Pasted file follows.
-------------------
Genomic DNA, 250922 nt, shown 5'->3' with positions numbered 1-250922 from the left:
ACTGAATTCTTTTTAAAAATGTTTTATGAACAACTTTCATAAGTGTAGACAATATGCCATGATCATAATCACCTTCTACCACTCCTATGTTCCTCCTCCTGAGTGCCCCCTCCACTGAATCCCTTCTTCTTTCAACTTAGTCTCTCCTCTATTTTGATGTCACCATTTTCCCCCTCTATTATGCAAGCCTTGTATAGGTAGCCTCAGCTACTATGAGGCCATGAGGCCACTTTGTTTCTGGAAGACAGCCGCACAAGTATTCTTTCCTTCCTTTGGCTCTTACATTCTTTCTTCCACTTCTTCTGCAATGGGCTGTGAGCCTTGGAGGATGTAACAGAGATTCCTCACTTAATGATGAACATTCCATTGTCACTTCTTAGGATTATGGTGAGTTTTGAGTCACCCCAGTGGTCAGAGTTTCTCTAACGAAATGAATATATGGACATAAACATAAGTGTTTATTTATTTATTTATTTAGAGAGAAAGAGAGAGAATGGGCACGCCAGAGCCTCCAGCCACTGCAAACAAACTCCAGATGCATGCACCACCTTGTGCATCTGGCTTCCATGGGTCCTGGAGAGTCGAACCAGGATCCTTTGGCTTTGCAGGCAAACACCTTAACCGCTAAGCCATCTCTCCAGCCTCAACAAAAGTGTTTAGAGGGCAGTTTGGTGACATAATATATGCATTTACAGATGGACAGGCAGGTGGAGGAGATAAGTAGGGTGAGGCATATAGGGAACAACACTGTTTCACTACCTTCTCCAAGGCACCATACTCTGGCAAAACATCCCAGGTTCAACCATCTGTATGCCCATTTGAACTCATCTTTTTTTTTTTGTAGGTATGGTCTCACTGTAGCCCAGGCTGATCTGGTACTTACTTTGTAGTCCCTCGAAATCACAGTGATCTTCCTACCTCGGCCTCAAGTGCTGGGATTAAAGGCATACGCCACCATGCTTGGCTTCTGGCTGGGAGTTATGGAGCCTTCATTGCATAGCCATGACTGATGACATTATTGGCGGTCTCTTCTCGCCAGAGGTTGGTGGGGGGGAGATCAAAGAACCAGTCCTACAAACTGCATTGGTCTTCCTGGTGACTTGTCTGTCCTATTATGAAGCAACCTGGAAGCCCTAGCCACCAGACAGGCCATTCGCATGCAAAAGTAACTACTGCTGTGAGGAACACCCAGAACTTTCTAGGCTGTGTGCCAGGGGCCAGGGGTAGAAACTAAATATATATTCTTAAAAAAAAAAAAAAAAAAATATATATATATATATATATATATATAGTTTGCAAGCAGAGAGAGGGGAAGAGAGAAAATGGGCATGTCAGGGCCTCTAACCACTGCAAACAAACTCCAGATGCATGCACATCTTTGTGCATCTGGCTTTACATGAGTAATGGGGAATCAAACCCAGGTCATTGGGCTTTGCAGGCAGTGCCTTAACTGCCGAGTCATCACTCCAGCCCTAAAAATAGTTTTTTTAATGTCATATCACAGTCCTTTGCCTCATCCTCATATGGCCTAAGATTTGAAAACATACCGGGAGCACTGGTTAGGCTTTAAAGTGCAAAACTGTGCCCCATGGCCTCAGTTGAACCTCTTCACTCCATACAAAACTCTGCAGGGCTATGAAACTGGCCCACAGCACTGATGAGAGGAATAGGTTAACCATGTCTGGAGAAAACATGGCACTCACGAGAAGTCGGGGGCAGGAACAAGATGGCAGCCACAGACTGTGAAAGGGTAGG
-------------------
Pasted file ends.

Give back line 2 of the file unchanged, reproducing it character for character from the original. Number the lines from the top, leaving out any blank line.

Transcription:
ACTGAATTCTTTTTAAAAATGTTTTATGAACAACTTTCATAAGTGTAGACAATATGCCATGATCATAATCACCTTCTACCACTCCTATGTTCCTCCTCCTGAGTGCCCCCTCCACTGAATCCCTTCTTCTTTCAACTTAGTCTCTCCTCTATTTTGATGTCACCATTTTCCCCCTCTATTATGCAAGCCTTGTATAGGTAGCCTCAGCTACTATGAGGCCATGAGGCCACTTTGTTTCTGGAAGACAGCCGCACAAGTATTCTTTCCTTCCTTTGGCTCTTACATTCTTTCTTCCACTTCTTCTGCAATGGGCTGTGAGCCTTGGAGGATGTAACAGAGATTCCTCACTTAATGATGAACATTCCATTGTCACTTCTTAGGATTATGGTGAGTTTTGAGTCACCCCAGTGGTCAGAGTTTCTCTAACGAAATGAATATATGGACATAAACATAAGTGTTTATTTATTTATTTATTTAGAGAGAAAGAGAGAGAATGGGCACGCCAGAGCCTCCAGCCACTGCAAACAAACTCCAGATGCATGCACCACCTTGTGCATCTGGCTTCCATGGGTCCTGGAGAGTCGAACCAGGATCCTTTGGCTTTGCAGGCAAACACCTTAACCGCTAAGCCATCTCTCCAGCCTCAACAAAAGTGTTTAGAGGGCAGTTTGGTGACATAATATATGCATTTACAGATGGACAGGCAGGTGGAGGAGATAAGTAGGGTGAGGCATATAGGGAACAACACTGTTTCACTACCTTCTCCAAGGCACCATACTCTGGCAAAACATCCCAGGTTCAACCATCTGTATGCCCATTTGAACTCATCTTTTTTTTTTTGTAGGTATGGTCTCACTGTAGCCCAGGCTGATCTGGTACTTACTTTGTAGTCCCTCGAAATCACAGTGATCTTCCTACCTCGGCCTCAAGTGCTGGGATTAAAGGCATACGCCACCATGCTTGGCTTCTGGCTGGGAGTTATGGAGCCTTCATTGCATAGCCATGACTGATGACATTATTGGCGGTCTCTTCTCGCCAGAGGTTGGTGGGGGGGAGATCAAAGAACCAGTCCTACAAACTGCATTGGTCTTCCTGGTGACTTGTCTGTCCTATTATGAAGCAACCTGGAAGCCCTAGCCACCAGACAGGCCATTCGCATGCAAAAGTAACTACTGCTGTGAGGAACACCCAGAACTTTCTAGGCTGTGTGCCAGGGGCCAGGGGTAGAAACTAAATATATATTCTTAAAAAAAAAAAAAAAAAAATATATATATATATATATATATATATAGTTTGCAAGCAGAGAGAGGGGAAGAGAGAAAATGGGCATGTCAGGGCCTCTAACCACTGCAAACAAACTCCAGATGCATGCACATCTTTGTGCATCTGGCTTTACATGAGTAATGGGGAATCAAACCCAGGTCATTGGGCTTTGCAGGCAGTGCCTTAACTGCCGAGTCATCACTCCAGCCCTAAAAATAGTTTTTTTAATGTCATATCACAGTCCTTTGCCTCATCCTCATATGGCCTAAGATTTGAAAACATACCGGGAGCACTGGTTAGGCTTTAAAGTGCAAAACTGTGCCCCATGGCCTCAGTTGAACCTCTTCACTCCATACAAAACTCTGCAGGGCTATGAAACTGGCCCACAGCACTGATGAGAGGAATAGGTTAACCATGTCTGGAGAAAACATGGCACTCACGAGAAGTCGGGGGCAGGAACAAGATGGCAGCCACAGACTGTGAAAGGGTAGG